The Museum is proud to announce that Curator of Historical Archaeology, Martha Zierden, has been awarded the 2018 Albert Simons Medal of Excellence by the College of Charleston. The Albert Simon’s Medal of Excellence was established to honor qualified individuals who have excelled in one or more of the areas in which Albert Simons excelled, including civic design, architectural design, historic preservation and urban planning. This award recognizes the extensive contribution that Martha has made to the preservation and understanding of Charleston through over 35 years of archaeological research conducted in the city. Congratulations, Martha!

Storeroom Stories

Sound of Sickness

Feeling a bit woozy? According to the Centers for Disease Control and Prevention, this year’s flu season is of “high severity.” It’s therefore safe to assume that more than a few of our friends and neighbors have had some form of a stethoscope stuck to their chest within the last few months.

Although physicians have for centuries understood the heart and lungs (and the sounds that each makes) to be quintessential details in evaluating a person’s health, the first stethoscopes do not appear in America until the early nineteenth century. Before then, doctors practiced what was called “immediate auscultation,” a scientific-sounding technique to be sure, but one that, in reality, was simply sticking one’s ear up against a patient’s chest.

Read the rest of the blog post online, and come check out the latest Storeroom Story exhibit at the Museum!

Click here to learn more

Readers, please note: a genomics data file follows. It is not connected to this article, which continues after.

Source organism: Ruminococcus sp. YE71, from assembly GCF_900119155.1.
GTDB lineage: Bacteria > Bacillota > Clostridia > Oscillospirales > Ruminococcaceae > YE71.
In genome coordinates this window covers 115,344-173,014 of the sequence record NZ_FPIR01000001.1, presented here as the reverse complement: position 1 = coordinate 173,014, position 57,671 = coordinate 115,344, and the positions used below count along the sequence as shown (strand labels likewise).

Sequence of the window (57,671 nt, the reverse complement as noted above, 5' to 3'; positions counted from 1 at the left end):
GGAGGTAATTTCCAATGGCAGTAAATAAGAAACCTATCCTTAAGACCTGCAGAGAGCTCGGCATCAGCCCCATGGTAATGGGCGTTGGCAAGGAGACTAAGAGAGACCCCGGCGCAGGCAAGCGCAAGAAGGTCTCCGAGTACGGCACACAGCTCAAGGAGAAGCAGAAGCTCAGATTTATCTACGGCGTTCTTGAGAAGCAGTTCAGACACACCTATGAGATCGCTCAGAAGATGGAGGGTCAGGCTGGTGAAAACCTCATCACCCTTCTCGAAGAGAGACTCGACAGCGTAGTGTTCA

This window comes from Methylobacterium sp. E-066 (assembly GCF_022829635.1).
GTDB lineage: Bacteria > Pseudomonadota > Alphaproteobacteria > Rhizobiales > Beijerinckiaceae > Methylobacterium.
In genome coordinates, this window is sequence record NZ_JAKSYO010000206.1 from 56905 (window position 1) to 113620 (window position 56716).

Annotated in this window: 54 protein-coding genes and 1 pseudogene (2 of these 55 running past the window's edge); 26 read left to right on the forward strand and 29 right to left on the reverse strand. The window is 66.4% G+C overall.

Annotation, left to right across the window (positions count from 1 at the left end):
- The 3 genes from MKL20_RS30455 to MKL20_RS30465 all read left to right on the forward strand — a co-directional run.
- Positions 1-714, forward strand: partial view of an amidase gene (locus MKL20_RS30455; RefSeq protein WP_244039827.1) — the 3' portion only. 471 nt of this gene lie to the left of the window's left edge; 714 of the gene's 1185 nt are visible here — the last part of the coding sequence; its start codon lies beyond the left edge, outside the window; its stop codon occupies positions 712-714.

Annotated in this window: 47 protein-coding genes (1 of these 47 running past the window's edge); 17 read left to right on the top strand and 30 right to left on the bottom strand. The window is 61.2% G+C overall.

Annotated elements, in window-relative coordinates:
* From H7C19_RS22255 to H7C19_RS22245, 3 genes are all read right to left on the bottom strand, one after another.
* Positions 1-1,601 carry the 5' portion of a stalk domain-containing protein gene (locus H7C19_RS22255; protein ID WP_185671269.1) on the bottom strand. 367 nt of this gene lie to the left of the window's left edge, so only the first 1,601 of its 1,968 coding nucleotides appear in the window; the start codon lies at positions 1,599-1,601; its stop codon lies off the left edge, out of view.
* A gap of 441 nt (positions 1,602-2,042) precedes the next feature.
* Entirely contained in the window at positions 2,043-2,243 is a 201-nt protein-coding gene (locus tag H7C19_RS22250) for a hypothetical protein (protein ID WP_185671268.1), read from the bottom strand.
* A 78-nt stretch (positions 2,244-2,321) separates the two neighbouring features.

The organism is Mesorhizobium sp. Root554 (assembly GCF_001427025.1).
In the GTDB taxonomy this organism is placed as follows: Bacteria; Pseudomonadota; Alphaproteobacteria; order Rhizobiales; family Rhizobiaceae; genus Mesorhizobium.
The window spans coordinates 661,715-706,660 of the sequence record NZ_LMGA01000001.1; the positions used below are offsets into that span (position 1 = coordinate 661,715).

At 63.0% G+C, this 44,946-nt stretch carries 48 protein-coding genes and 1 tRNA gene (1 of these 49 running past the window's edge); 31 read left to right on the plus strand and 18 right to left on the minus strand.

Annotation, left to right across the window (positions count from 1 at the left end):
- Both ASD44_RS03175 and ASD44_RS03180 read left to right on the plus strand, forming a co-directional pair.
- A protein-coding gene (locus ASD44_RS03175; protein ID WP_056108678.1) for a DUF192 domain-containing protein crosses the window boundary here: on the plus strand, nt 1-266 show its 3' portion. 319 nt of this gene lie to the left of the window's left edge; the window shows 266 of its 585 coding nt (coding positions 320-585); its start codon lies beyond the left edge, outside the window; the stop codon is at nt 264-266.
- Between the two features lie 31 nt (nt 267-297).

Our Blog 

Animal Bones and Charleston’s Beef Market

A most interesting newspaper article recently circulated on social media made for entertaining and enlightening reading on a rainy afternoon:

Considerable excitement was caused on Upper King Street this afternoon by the stampede of a herd of cows which soon included several horses hitched to wagons in the street, and for a time, the whole thoroughfare was on the move.  Not only did the street itself seem to be moving, but with the wild animals invading several of the stores, things were lively within as well as without, and it is understood that no small damage was done before the wild animals were all herded out of the stores and again started for the slaughter pen to which it is understood that the cows were destined before they took fright.

The entertaining aspect of the story is clear enough.  The enlightening part is this: the incident took place in 1911!  Cattle were trailed to market, entering the city along the King Street (the Broad Path) from the earliest days of the colony. That such drives continued into the early 20th century surprises many, reminding us how far we have come from our agrarian roots in a relatively short time.

Click here to read more

Save the Date

Conversations With a Curator

Conversations with a Curator programs allow visitors a chance to have an intimate look at an exhibit in The Charleston Museum, hear stories, ask questions and spark conversations. The Museum’s collections are both extraordinary and diverse, and each Curator-led talk and tour allows participants to immerse themselves in different areas of Charleston’s history. These programs begin at 10:30 am and are typically held on the second Friday of each month.

All Conversations with a Curator programs are open to the public and free with admission and free for Members.

The schedule for upcoming Conversations with a Curator Programs is as follows:

March 9

Rice Plantations and Archaeology with Curator of Historical Archaeology

Martha Zierden

April 13

Egyptian Funerary Objects with Museum Archaeologist Ron Anthony

May 11

The Oligocene in South Carolina with Curator of Natural History Matthew Gibson

Tidelines Editor